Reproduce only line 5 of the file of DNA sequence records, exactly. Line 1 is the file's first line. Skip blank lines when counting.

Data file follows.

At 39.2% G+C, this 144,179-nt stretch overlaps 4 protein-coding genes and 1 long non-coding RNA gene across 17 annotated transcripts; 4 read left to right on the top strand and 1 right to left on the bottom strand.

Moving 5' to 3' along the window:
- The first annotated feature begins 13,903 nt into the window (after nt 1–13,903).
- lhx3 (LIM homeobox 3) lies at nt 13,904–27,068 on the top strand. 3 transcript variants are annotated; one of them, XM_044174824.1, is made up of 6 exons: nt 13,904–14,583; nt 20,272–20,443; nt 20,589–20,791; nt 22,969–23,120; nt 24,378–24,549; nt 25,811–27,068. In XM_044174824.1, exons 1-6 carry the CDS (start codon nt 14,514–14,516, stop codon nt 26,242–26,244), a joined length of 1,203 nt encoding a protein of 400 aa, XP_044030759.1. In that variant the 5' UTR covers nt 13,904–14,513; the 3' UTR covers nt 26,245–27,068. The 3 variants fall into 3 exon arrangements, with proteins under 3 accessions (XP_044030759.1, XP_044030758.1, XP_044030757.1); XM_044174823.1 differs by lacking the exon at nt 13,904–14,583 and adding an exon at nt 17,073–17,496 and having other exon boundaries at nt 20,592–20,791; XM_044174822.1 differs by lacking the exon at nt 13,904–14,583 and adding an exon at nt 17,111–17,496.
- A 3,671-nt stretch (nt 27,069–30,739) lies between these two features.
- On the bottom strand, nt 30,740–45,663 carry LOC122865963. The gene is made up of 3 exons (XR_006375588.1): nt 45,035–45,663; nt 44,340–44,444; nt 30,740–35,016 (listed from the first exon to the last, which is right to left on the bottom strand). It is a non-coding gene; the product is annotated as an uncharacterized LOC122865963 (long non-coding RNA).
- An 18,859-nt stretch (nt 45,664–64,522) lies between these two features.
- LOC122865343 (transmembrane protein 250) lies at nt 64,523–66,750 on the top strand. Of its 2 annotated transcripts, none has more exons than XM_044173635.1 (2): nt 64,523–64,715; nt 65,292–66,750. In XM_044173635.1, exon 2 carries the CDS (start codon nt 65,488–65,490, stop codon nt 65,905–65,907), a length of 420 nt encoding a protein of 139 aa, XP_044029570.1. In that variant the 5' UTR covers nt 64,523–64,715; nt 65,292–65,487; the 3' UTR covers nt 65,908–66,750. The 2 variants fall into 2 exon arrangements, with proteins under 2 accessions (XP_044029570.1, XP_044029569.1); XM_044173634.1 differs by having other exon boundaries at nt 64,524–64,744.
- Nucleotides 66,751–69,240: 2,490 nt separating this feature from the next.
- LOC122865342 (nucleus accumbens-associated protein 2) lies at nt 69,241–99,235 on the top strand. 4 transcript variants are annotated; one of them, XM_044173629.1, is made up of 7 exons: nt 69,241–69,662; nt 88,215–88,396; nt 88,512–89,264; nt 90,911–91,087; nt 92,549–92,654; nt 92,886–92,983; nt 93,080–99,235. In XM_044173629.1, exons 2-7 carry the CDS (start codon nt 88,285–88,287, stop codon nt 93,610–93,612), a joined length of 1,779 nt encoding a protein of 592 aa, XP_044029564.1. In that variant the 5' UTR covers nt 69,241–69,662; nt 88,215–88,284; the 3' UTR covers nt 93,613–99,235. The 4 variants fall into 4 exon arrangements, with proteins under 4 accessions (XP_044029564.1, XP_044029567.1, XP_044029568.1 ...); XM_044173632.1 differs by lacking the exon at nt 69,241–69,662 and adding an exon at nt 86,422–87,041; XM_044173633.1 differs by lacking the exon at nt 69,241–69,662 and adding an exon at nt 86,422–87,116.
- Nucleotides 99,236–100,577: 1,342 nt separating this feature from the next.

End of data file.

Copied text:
- A 3,671-nt stretch (nt 27,069–30,739) lies between these two features.